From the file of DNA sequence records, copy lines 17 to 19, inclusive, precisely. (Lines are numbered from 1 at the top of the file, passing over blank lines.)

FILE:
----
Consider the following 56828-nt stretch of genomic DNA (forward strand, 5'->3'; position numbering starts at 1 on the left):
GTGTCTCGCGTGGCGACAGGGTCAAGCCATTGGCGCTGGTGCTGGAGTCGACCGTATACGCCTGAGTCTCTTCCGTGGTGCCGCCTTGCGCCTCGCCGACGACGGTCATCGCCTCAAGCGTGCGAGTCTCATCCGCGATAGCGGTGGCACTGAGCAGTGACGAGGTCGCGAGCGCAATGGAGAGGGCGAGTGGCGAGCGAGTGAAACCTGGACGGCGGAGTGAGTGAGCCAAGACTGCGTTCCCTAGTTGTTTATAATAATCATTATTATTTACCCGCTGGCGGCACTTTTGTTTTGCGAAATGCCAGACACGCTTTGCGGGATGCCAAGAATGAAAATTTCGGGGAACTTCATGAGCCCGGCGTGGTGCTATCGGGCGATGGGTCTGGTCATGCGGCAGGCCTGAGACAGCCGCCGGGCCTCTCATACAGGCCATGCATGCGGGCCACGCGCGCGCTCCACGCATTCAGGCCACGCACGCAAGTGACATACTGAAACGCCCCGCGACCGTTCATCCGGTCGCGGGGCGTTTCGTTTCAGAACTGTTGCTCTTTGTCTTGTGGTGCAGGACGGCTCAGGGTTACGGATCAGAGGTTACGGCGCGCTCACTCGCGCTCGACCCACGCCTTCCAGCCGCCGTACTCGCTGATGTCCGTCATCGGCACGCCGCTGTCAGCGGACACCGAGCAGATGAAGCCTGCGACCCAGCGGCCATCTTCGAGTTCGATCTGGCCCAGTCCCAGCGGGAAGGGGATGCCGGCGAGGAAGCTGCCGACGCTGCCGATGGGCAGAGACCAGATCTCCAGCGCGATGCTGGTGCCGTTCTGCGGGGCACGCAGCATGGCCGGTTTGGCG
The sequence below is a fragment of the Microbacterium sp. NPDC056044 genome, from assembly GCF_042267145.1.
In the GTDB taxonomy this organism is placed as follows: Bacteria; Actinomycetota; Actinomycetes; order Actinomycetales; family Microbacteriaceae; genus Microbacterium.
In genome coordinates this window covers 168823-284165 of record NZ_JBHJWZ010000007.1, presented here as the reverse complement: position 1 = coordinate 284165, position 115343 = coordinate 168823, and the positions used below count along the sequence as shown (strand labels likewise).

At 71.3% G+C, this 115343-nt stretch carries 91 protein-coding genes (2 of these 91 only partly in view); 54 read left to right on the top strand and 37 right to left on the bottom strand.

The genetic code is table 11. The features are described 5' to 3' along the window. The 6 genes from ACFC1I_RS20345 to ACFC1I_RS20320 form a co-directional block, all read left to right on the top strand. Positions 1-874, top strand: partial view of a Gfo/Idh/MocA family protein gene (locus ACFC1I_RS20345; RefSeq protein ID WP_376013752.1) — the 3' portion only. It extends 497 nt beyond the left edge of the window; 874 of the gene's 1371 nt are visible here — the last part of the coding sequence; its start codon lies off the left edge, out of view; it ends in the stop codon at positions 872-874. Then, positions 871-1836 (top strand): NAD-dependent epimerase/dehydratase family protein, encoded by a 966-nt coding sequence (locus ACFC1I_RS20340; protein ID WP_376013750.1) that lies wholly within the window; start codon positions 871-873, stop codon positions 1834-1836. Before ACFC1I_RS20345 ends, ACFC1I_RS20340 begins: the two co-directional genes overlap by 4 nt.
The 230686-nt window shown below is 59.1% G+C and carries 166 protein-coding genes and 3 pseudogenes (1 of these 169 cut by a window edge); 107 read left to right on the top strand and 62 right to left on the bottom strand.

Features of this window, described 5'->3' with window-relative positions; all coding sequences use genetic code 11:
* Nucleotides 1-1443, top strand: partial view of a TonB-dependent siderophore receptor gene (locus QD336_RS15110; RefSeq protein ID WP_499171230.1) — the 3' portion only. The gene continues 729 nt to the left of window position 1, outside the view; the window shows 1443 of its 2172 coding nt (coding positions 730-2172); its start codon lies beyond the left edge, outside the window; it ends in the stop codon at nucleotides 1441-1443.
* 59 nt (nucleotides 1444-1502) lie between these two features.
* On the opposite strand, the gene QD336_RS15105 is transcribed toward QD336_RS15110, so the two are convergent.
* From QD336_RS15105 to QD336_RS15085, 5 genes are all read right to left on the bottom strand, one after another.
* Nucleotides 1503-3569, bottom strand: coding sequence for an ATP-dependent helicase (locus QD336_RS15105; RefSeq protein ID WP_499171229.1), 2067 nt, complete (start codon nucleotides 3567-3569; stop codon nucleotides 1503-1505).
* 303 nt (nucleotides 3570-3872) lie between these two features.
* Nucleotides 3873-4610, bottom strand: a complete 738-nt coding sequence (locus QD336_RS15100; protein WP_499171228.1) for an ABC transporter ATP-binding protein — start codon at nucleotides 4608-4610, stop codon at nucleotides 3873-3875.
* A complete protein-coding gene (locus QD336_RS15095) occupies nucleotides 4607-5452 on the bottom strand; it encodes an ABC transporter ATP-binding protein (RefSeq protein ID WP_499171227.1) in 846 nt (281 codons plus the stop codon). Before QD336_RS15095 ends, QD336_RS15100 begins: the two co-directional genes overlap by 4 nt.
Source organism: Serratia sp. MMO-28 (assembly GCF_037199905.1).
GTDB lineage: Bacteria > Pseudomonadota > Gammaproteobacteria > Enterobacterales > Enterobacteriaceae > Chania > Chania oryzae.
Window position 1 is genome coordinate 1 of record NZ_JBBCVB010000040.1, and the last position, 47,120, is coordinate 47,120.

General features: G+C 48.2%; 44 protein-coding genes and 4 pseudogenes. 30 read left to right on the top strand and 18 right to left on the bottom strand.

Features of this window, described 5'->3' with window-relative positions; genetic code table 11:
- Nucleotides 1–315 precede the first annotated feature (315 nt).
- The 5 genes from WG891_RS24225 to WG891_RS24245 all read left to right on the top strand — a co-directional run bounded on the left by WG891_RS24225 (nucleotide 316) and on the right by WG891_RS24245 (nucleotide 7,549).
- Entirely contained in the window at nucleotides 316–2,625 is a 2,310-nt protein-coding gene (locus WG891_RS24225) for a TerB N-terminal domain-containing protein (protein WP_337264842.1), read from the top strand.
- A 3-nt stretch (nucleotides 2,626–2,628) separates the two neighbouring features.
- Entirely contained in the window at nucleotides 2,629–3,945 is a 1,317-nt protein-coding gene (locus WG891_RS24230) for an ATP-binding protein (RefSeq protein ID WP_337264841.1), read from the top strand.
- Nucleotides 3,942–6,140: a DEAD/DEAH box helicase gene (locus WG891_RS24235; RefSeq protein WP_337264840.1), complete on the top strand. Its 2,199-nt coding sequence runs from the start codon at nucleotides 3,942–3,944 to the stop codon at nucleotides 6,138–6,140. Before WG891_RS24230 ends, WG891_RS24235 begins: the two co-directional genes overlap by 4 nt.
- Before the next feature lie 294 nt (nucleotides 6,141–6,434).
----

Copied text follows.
* A complete protein-coding gene (locus QD336_RS15095) occupies nucleotides 4607-5452 on the bottom strand; it encodes an ABC transporter ATP-binding protein (RefSeq protein ID WP_499171227.1) in 846 nt (281 codons plus the stop codon). Before QD336_RS15095 ends, QD336_RS15100 begins: the two co-directional genes overlap by 4 nt.
Source organism: Serratia sp. MMO-28 (assembly GCF_037199905.1).
GTDB lineage: Bacteria > Pseudomonadota > Gammaproteobacteria > Enterobacterales > Enterobacteriaceae > Chania > Chania oryzae.